Saturday, 28 June 2014

Swiss Bank Accounts

It is estimated that Swiss banks hold $2.2 trillion USD of the world’s money within their vaults. From vault safeguarding to an extra thorough admittance process, these secretive banks continue to be the keeper’s of the money of the elite. 

In the following infographic, we’re providing a detailed overview of Swiss bank accounts. We’ll start by highlight the differences between private banking (did you know that an individual must have a minimum $300,000 USD deposit to open an account?) and retail banking (also known as Switzerland’s traditional mass-market banking system). 

Next, we’ll outline how Swiss banks work to maintain high security and privacy by detailing common contract and physical vault security practices. Finally, we’ll end by discussing which countries are allowed to open Swiss bank accounts and which ones aren’t, and wrap things up by listing the top alleged black money clients of Swiss banks.

Swiss Bank Accounts

Mind Games That Destroy Your Wealth

By Tudor Davies
Do you suffer from 'get-evenitis'?

Research shows that the shares people trade most frequently are those that have outperformed the market in the previous two years. They tend to retain their big losers, hoping to eventually break even.

Before understanding the reasons for 'get-evenitis' and possible solutions, it is first important to recognise if you display any symptoms.

Have you recently, or ever, said about a share or investment:
- it's only a paper loss
- I'll sell when it gets back to my buying price
- that share was good value at £1; I'm topping up as it must be a bargain now it's 50p
- the price will come back up again in time.

If the answer is yes, then you may well have experienced the ailment. It's called get-evenitis and it's caused by loss aversion. In other words the fear of loss is a more powerful driver of gambling and risk taking than the hope of gain.

Decision time
Consider the following pair of decisions and, without thinking too much, identify your preferred options.

Here is the first decision.
In addition to what you own you have been given £1,000. Which of the following options would you choose?

* A - A sure gain of an additional £500, or
* B - A 50% chance to gain a further £1,000 and a 50% chance to gain nothing.

Make a note of which you option you went for.

And here's the second decision.
In addition to what you own you have been given £2,000. Which of the following options would you choose?

* C - A sure loss of £500, or
* D - A 50% chance to lose £1,000 and a 50% chance to lose nothing.

What was your choice this time?
In fact, both decisions are identical in that the risk-averse answer (A or C) delivers a guaranteed result of £1,500 while the other option gives an equal chance of £1,000 or £2,000.

Most people are unwilling to gamble away a certain gain and choose option A for the first decision. In the second decision, when faced with a certain loss, most people are prepared to gamble to avoid that loss and they chose option D.

People hate losing, and the uncertain choice holds out the hope they won't have to lose.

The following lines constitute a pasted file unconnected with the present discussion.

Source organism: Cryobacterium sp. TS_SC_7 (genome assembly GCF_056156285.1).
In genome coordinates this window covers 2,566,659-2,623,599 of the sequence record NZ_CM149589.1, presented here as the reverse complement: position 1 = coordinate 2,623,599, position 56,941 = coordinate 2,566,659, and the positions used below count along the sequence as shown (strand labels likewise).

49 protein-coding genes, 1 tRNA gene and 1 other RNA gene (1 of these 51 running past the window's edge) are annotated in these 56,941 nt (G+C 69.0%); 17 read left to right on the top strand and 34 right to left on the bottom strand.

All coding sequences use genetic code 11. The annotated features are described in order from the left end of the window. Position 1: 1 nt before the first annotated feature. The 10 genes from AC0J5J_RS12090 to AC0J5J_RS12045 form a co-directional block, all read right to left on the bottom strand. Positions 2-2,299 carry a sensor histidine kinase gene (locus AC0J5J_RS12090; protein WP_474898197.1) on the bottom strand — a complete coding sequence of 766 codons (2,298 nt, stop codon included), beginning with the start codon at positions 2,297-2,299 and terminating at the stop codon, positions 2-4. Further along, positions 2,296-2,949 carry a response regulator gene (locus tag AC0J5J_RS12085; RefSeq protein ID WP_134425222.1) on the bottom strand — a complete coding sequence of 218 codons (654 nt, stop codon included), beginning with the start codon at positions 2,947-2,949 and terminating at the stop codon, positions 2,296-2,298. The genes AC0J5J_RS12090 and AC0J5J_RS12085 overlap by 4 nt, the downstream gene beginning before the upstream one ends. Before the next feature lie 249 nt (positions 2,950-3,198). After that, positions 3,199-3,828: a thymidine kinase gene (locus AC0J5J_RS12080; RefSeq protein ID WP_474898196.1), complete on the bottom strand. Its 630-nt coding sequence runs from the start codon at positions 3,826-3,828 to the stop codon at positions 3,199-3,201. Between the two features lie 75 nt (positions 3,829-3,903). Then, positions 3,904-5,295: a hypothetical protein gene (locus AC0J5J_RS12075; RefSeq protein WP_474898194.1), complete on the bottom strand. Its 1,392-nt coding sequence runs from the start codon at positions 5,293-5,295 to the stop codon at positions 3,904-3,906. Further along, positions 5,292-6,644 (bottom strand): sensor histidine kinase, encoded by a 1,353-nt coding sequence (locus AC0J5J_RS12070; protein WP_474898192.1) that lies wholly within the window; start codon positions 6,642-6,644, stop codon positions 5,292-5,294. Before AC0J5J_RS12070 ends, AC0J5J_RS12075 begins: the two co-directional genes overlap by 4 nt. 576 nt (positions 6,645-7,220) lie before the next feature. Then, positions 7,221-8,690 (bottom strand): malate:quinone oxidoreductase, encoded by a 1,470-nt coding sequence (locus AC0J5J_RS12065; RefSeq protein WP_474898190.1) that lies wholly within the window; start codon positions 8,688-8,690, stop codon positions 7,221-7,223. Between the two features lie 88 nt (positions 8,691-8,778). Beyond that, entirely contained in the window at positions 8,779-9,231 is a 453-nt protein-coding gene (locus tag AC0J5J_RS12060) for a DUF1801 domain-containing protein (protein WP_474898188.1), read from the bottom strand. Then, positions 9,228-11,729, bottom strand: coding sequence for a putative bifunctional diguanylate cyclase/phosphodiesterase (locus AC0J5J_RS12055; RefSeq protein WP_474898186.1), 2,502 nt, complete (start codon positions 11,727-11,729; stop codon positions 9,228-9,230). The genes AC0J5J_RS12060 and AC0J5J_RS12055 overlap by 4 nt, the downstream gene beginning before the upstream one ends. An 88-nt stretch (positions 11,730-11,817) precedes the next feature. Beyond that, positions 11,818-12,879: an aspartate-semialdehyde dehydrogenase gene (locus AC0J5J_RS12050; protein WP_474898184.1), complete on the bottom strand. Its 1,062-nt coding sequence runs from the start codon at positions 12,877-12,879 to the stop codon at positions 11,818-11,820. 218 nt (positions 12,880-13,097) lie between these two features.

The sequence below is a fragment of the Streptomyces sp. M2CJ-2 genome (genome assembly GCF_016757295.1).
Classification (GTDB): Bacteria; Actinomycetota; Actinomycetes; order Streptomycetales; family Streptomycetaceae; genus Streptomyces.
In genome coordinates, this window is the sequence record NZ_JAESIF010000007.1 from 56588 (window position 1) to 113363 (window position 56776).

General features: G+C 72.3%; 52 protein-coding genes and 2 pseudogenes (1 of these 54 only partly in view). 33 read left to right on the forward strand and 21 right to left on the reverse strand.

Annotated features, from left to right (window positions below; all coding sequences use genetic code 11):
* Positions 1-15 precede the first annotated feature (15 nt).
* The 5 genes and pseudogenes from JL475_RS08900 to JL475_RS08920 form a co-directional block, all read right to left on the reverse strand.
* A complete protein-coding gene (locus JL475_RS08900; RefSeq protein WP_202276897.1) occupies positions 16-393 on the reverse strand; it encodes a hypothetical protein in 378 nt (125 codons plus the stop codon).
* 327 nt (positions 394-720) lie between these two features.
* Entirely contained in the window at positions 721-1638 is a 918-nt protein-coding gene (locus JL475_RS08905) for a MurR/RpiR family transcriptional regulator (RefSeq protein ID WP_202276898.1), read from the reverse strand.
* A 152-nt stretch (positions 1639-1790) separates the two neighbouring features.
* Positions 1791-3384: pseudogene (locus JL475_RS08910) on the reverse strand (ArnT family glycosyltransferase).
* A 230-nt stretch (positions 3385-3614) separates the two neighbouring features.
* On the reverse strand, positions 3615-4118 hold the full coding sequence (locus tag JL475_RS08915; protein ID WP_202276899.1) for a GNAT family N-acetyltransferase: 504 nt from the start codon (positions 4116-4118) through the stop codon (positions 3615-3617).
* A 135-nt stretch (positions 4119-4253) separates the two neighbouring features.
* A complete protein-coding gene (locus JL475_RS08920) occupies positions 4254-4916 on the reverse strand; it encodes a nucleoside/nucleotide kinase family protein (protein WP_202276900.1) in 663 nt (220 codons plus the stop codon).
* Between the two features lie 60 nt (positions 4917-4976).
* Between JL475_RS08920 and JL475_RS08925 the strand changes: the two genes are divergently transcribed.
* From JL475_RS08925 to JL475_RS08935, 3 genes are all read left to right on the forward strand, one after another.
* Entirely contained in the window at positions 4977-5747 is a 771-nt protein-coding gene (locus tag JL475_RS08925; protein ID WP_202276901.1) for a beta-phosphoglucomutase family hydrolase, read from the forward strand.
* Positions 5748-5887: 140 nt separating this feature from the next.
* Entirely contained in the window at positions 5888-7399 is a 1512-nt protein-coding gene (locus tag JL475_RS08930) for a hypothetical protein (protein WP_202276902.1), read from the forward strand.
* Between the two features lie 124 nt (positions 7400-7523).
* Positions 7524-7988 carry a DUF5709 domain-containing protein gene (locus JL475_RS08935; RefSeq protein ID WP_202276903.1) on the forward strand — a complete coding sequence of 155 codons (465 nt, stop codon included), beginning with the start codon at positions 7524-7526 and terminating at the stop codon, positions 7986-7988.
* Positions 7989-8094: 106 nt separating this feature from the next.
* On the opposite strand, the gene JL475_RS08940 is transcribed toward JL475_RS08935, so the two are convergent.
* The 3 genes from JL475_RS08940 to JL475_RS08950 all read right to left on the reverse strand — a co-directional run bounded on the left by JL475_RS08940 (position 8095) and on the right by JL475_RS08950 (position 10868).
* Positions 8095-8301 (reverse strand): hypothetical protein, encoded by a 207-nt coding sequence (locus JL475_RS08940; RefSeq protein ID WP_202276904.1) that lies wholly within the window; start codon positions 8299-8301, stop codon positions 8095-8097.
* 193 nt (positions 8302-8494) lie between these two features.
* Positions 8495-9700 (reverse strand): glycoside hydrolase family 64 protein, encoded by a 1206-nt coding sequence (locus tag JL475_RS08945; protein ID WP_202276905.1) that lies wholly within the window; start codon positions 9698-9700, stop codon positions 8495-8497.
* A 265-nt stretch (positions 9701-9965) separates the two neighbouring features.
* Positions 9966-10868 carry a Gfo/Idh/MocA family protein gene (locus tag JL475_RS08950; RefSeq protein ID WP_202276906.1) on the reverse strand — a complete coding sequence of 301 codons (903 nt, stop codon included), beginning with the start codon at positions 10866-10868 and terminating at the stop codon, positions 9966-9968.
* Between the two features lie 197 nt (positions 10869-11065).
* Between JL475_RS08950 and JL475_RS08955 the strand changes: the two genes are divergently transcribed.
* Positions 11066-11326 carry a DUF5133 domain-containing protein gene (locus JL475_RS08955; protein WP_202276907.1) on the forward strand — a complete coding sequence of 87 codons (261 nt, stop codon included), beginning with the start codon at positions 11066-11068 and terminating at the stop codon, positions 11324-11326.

Research shows a loss has about two and a half times the impact of a gain of the same magnitude. Not selling a losing share holds out the hope it may rise. It's called loss aversion. And it's hoping – not investing. And don't try to rationalise the decision with that old chestnut, reversion to the mean (simplistically, what goes down must go up) because it's seriously flawed thinking. Quite a few momentum investors would argue that what goes down, continues down and vice versa.

It gets worse
So the typical loss-averse 'get-evenitis' investor loses money by holding on to his losers. 

However it gets even worse for the really badly afflicted. A study by Terrence Odean of the University of Southern California found that those who also sold their winners tended to trade into shares that performed less well over the medium term.

The research was clear: most investors are better off selling their losers and keeping their winners.

So, are rigorous stop-losses the answer?

Not necessarily. Stop losses work for some investors and not for others, and if they fit with your style of investing then fair enough.

What is important is to take a critical look at any share that goes down and re-appraise it.

In other words, you have to ignore the price you bought it for and evaluate it on the basis of its new price. A share you own may have been marked down along with the market, for no apparent reason. Or the share price decline may be associated with unexpected negative changes in its environment. The reason is irrelevant -- a re-assessment has to be made. 

If your rational analysis leads you to conclude that the share remains good value then retain it (or buy more). But never retain it purely because "it was good value at £1, it must be a bargain at 50p". And of course the same applies to a winner. Make a rational assessment at the new price (which is what new buyers are doing) and take appropriate action. Never just bank profits, unless you have an alternative and more attractive investment.

Quote for the day

"Many are stubborn in pursuit of the path they have chosen, few in pursuit of the goal."
- Friedrich Nietzsche